When he came home, he brought his wandering ways with him. now and then, he leaves the bed during our morning coffee and toddles down the hall. Parent may be a voice of comfort and security, but they are also a source of discipline and denial. With us planted safely in bed, he is free to abscond with, say, the portable phone On one of my recovery missions, I arrived in the living room just in time to see him hoofing it toward the family room, phone tucked over his shoulder.

While he plays in our yard, he eases himself toward the sidewalk, sidles around the hedge, and dashes for the wide open yonder when we come to collect him. He tries to prevent this by stepping out while we are still in the kitchen, then sliding the screen door shut behind him, waving and saying, "Bye-bye." His meaning is clear: "I'm going now; you stay here."

Here's something you might be interested in.
Submit a free classified
or view all

Previous article

Playboy.com rates SDSU worst party school in the nation after it narcs on Sturgis

NERDS!

Just before I hit puberty, I think it was sixth grade, our gym teacher corralled us boys into the boys' locker room to see a movie describing the dramatic — not to say traumatic — changes that lay ahead. A man narrated the part about boys, a woman the part about girls. The man's voice was deep, reassuring, the sort you would choose to say, "We've had a report that there's a bomb in the building, but there's no need for alarm. Please exist the premises as quickly and quietly as possible. No shoving."

Besides the man's voice, the most memorable thing about the film was the scene in which the pubescent guy, who has suddenly developed an interest in girls, calls one on the phone and asks her out. She says yes, and after he hangs up, the guy leans back in his chair and places his hands behind his head in relaxed satisfaction, revealing dark circles on the underarms of his shirt. This gave the announcer the chance to remark that increased perspiration and body odor were among the secondary sex characteristics that we could look forward to.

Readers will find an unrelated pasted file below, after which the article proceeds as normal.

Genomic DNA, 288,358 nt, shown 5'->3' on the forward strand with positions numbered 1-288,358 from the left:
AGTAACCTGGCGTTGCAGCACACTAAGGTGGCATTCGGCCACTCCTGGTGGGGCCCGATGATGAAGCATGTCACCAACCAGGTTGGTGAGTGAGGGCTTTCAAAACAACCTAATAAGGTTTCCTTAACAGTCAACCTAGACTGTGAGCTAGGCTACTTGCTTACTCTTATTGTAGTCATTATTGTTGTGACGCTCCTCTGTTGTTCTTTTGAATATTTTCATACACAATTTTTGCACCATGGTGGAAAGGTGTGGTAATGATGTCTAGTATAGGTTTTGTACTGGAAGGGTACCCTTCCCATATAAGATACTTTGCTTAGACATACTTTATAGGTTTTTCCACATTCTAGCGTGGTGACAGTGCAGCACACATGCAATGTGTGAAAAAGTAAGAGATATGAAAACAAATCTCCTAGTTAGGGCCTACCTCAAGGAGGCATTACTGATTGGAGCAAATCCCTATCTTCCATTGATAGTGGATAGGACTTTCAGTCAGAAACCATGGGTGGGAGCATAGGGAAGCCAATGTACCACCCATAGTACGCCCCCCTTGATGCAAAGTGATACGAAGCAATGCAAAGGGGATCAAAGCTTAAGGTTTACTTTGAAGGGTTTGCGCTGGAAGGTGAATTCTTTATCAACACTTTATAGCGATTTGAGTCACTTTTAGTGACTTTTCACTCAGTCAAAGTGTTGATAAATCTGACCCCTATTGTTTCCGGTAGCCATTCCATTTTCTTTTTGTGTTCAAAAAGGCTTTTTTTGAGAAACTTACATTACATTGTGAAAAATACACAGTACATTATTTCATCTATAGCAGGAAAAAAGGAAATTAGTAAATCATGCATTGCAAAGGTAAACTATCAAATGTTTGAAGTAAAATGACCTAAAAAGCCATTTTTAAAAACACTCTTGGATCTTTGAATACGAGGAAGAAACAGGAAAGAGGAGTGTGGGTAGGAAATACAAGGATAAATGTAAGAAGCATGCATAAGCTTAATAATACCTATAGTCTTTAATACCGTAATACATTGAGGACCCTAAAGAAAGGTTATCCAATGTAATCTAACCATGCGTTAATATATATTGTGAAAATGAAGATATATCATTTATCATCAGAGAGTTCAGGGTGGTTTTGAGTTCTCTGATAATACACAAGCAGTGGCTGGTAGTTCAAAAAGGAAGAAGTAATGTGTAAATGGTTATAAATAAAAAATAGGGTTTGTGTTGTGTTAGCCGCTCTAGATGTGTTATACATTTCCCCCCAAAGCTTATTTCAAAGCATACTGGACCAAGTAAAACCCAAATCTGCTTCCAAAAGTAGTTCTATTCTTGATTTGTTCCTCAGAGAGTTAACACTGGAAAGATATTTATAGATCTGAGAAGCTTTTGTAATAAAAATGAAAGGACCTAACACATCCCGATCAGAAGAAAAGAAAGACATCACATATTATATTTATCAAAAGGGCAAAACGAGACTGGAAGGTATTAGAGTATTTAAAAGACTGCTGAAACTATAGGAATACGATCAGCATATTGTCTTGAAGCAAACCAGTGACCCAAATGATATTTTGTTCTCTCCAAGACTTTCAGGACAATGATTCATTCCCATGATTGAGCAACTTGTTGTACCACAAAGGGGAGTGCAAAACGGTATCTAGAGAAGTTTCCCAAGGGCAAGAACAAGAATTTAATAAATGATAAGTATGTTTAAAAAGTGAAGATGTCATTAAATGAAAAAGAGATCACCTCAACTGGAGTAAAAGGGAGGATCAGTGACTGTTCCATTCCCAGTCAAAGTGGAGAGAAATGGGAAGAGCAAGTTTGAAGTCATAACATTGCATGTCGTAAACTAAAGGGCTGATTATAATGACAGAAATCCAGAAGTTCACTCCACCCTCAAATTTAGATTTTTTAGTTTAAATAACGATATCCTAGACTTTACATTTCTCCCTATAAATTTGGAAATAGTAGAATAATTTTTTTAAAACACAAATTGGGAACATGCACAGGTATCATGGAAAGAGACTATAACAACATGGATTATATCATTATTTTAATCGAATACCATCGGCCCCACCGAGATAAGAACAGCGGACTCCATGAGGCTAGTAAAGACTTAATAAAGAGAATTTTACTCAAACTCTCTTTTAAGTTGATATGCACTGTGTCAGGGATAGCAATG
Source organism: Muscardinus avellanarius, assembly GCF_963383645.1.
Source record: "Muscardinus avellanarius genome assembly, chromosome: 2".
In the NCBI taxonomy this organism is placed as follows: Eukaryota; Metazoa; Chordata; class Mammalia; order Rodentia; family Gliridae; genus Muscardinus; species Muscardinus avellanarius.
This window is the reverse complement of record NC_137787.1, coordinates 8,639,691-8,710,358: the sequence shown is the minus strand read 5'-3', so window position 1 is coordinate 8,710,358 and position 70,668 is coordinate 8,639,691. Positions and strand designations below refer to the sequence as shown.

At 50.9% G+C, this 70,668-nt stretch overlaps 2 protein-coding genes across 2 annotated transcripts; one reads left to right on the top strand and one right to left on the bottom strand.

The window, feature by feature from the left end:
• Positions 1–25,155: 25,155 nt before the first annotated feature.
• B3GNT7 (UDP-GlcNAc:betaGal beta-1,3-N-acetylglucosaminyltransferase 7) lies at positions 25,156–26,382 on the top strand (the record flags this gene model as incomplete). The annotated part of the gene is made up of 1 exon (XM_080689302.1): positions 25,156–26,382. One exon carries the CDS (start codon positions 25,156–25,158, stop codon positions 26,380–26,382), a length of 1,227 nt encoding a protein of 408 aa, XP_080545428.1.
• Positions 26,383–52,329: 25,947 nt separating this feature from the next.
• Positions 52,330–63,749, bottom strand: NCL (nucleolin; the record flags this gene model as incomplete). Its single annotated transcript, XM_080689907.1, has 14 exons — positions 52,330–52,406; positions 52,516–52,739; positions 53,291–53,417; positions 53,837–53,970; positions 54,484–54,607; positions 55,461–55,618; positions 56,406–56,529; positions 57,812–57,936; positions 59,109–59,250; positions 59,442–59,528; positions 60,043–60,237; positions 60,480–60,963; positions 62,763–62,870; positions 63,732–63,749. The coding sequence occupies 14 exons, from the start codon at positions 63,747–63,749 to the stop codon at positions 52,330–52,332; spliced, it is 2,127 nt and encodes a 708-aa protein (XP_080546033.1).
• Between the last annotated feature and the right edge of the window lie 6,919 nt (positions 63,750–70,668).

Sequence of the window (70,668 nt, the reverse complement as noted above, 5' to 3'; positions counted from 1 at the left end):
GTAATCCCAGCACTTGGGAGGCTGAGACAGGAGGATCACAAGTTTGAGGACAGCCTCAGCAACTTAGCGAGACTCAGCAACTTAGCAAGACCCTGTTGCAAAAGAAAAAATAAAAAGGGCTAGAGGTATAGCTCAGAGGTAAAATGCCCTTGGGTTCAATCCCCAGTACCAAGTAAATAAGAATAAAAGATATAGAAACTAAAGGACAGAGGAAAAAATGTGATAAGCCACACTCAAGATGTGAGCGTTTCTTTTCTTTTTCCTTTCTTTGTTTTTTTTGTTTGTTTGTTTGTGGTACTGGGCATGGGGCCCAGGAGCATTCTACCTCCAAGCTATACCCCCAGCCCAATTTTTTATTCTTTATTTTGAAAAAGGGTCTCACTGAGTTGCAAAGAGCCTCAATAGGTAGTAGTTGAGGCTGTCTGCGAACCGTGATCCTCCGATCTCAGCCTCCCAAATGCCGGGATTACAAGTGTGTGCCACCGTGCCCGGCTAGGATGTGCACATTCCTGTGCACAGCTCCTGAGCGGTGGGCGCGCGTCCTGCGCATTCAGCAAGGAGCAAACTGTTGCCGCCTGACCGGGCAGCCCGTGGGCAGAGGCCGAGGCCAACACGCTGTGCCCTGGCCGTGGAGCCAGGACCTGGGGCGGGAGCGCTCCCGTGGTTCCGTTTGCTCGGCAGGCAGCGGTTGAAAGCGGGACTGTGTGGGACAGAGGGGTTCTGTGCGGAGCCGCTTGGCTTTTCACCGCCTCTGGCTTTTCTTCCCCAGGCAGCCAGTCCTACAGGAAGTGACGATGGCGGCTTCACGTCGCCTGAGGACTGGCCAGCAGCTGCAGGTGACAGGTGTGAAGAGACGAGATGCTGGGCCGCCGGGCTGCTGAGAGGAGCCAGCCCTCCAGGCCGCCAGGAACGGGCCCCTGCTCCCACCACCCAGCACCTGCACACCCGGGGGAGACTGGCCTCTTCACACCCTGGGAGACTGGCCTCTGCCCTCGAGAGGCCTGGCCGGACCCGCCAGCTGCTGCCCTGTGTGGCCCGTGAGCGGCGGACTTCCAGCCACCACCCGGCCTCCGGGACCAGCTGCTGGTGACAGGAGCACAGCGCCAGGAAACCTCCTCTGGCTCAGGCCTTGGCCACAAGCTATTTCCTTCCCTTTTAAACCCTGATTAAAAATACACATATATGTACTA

I suppose "primary sex characteristics" means the simple fact of gender. That much is settled for Finian, and I am a long way from having to worry about the onset of secondary sex characteristics. What I've been noticing lately are those intermediate characteristics, those things that mark him as a boy and not a girl.

Writing about gender is tricky, but I think it can be done without making too man y claims about how things ought to be. Calvin Trillan, his memoir Family Man, writes of sending his daughter to a progressive nursery school where a percent "with emerging consciousness on matters of gender might ask if anything could be done about the boys monopolizing the block corner; based on my exposure to the parents of that school, I wrote a story about a feminist father who gives his little girl a catcher's mitt for Christmas only to have her plant a marigold in it. This is the fictional approach.

Garrison Keillor, in The Book of Guys, writes, "Girls had it better from the beginning, don't kid yourself. They were allowed to play in the house, where the books were and the adults, and boys were sent outdoors like livestock. Boys were noisy and rough, and girls were nice, so they got to stay and we had to go. Boys around in the yard with toy guys going kksshh-kksshh, fighting wars for made-up reasons and arguing about who was dead, while girls stayed inside and played with dolls, creating complex family groups and learning to solve problems through negotiation and role-playing. Which gender is better equipped, on the whole, to live an adult life, would you guess?" This is the humorous, self-deprecating approach.

I'm going to take the particular approach. What follows is a smattering of my evidence for Fin's boyness, based on my admittedly limited experience with my son and those small children I have met and watched in action. (Additional information has been provided by my wife and mother.)

Finian loves activity. My mother raised two boys. When she saw how six-week-old Fin kicked as he lay on his back, she said, "I had forgotten how active boys are. Monica and Kate [ my brother's daughters] never kicked that much." Since then, she has seen his boyness in his constant motion, his constant quest to get into things, to explore, to open, to unpack, to unscrew.